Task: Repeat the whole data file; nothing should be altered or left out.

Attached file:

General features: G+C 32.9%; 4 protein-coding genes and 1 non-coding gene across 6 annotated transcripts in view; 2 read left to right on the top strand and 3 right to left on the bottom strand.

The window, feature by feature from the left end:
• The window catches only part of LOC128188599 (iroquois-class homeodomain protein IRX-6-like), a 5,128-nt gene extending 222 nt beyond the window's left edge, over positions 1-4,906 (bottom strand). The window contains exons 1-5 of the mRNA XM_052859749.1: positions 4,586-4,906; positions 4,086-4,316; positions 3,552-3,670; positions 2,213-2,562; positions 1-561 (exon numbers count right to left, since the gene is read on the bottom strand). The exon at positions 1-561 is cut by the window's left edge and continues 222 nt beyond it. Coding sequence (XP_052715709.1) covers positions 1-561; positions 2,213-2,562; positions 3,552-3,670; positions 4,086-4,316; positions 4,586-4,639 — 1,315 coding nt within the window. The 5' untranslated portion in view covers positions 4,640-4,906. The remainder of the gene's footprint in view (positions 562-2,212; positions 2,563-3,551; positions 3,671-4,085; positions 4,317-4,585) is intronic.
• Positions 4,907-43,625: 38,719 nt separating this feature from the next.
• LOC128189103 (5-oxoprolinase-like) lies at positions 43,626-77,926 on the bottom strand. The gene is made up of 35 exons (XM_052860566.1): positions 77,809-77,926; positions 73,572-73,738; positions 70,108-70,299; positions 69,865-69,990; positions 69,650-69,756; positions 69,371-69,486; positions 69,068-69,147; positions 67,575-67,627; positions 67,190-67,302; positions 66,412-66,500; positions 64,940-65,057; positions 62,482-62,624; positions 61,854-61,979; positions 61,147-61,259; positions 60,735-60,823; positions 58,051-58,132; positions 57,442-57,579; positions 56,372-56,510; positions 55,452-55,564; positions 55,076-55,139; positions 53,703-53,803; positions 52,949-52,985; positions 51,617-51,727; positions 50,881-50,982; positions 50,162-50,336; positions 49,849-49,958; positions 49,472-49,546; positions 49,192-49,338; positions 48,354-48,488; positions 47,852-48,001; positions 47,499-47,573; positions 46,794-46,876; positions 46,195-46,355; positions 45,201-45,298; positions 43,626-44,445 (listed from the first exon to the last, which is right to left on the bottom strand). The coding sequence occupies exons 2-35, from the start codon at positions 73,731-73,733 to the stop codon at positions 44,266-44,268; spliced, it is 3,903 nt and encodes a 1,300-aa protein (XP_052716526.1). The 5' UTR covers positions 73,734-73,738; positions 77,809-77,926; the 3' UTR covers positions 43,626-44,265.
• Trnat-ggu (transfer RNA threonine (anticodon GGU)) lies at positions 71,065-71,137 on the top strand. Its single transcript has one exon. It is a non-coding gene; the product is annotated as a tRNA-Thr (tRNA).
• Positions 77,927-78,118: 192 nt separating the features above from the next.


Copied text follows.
General features: G+C 32.9%; 4 protein-coding genes and 1 non-coding gene across 6 annotated transcripts in view; 2 read left to right on the top strand and 3 right to left on the bottom strand.

The window, feature by feature from the left end:
• The window catches only part of LOC128188599 (iroquois-class homeodomain protein IRX-6-like), a 5,128-nt gene extending 222 nt beyond the window's left edge, over positions 1-4,906 (bottom strand). The window contains exons 1-5 of the mRNA XM_052859749.1: positions 4,586-4,906; positions 4,086-4,316; positions 3,552-3,670; positions 2,213-2,562; positions 1-561 (exon numbers count right to left, since the gene is read on the bottom strand). The exon at positions 1-561 is cut by the window's left edge and continues 222 nt beyond it. Coding sequence (XP_052715709.1) covers positions 1-561; positions 2,213-2,562; positions 3,552-3,670; positions 4,086-4,316; positions 4,586-4,639 — 1,315 coding nt within the window. The 5' untranslated portion in view covers positions 4,640-4,906. The remainder of the gene's footprint in view (positions 562-2,212; positions 2,563-3,551; positions 3,671-4,085; positions 4,317-4,585) is intronic.
• Positions 4,907-43,625: 38,719 nt separating this feature from the next.
• LOC128189103 (5-oxoprolinase-like) lies at positions 43,626-77,926 on the bottom strand. The gene is made up of 35 exons (XM_052860566.1): positions 77,809-77,926; positions 73,572-73,738; positions 70,108-70,299; positions 69,865-69,990; positions 69,650-69,756; positions 69,371-69,486; positions 69,068-69,147; positions 67,575-67,627; positions 67,190-67,302; positions 66,412-66,500; positions 64,940-65,057; positions 62,482-62,624; positions 61,854-61,979; positions 61,147-61,259; positions 60,735-60,823; positions 58,051-58,132; positions 57,442-57,579; positions 56,372-56,510; positions 55,452-55,564; positions 55,076-55,139; positions 53,703-53,803; positions 52,949-52,985; positions 51,617-51,727; positions 50,881-50,982; positions 50,162-50,336; positions 49,849-49,958; positions 49,472-49,546; positions 49,192-49,338; positions 48,354-48,488; positions 47,852-48,001; positions 47,499-47,573; positions 46,794-46,876; positions 46,195-46,355; positions 45,201-45,298; positions 43,626-44,445 (listed from the first exon to the last, which is right to left on the bottom strand). The coding sequence occupies exons 2-35, from the start codon at positions 73,731-73,733 to the stop codon at positions 44,266-44,268; spliced, it is 3,903 nt and encodes a 1,300-aa protein (XP_052716526.1). The 5' UTR covers positions 73,734-73,738; positions 77,809-77,926; the 3' UTR covers positions 43,626-44,265.
• Trnat-ggu (transfer RNA threonine (anticodon GGU)) lies at positions 71,065-71,137 on the top strand. Its single transcript has one exon. It is a non-coding gene; the product is annotated as a tRNA-Thr (tRNA).
• Positions 77,927-78,118: 192 nt separating the features above from the next.